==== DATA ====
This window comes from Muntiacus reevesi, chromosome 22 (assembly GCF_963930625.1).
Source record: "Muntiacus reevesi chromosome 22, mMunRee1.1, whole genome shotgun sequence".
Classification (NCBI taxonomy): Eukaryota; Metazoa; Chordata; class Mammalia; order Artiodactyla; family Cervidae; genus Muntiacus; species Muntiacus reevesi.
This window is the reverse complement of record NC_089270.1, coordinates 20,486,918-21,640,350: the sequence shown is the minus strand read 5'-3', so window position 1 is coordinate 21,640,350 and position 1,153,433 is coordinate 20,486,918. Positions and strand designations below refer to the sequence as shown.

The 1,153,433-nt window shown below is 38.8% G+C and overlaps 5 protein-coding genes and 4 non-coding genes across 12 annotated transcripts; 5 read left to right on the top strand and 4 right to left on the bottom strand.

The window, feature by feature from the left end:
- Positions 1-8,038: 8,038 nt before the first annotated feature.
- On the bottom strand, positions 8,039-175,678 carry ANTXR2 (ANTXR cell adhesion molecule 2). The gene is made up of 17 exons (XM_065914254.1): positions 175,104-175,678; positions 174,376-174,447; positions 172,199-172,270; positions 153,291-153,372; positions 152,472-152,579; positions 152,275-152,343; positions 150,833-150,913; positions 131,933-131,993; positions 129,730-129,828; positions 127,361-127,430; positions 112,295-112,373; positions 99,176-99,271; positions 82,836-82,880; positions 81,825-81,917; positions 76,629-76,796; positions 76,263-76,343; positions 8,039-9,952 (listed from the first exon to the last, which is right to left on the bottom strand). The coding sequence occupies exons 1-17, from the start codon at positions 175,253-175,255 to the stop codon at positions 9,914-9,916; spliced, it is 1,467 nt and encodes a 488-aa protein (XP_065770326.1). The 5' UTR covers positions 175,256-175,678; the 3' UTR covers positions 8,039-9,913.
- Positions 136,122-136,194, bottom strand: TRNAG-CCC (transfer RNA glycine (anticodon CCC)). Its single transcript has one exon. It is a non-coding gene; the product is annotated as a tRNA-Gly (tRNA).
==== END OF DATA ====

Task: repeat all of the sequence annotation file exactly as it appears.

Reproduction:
This window comes from Muntiacus reevesi, chromosome 22 (assembly GCF_963930625.1).
Source record: "Muntiacus reevesi chromosome 22, mMunRee1.1, whole genome shotgun sequence".
Classification (NCBI taxonomy): Eukaryota; Metazoa; Chordata; class Mammalia; order Artiodactyla; family Cervidae; genus Muntiacus; species Muntiacus reevesi.
This window is the reverse complement of record NC_089270.1, coordinates 20,486,918-21,640,350: the sequence shown is the minus strand read 5'-3', so window position 1 is coordinate 21,640,350 and position 1,153,433 is coordinate 20,486,918. Positions and strand designations below refer to the sequence as shown.

The 1,153,433-nt window shown below is 38.8% G+C and overlaps 5 protein-coding genes and 4 non-coding genes across 12 annotated transcripts; 5 read left to right on the top strand and 4 right to left on the bottom strand.

The window, feature by feature from the left end:
- Positions 1-8,038: 8,038 nt before the first annotated feature.
- On the bottom strand, positions 8,039-175,678 carry ANTXR2 (ANTXR cell adhesion molecule 2). The gene is made up of 17 exons (XM_065914254.1): positions 175,104-175,678; positions 174,376-174,447; positions 172,199-172,270; positions 153,291-153,372; positions 152,472-152,579; positions 152,275-152,343; positions 150,833-150,913; positions 131,933-131,993; positions 129,730-129,828; positions 127,361-127,430; positions 112,295-112,373; positions 99,176-99,271; positions 82,836-82,880; positions 81,825-81,917; positions 76,629-76,796; positions 76,263-76,343; positions 8,039-9,952 (listed from the first exon to the last, which is right to left on the bottom strand). The coding sequence occupies exons 1-17, from the start codon at positions 175,253-175,255 to the stop codon at positions 9,914-9,916; spliced, it is 1,467 nt and encodes a 488-aa protein (XP_065770326.1). The 5' UTR covers positions 175,256-175,678; the 3' UTR covers positions 8,039-9,913.
- Positions 136,122-136,194, bottom strand: TRNAG-CCC (transfer RNA glycine (anticodon CCC)). Its single transcript has one exon. It is a non-coding gene; the product is annotated as a tRNA-Gly (tRNA).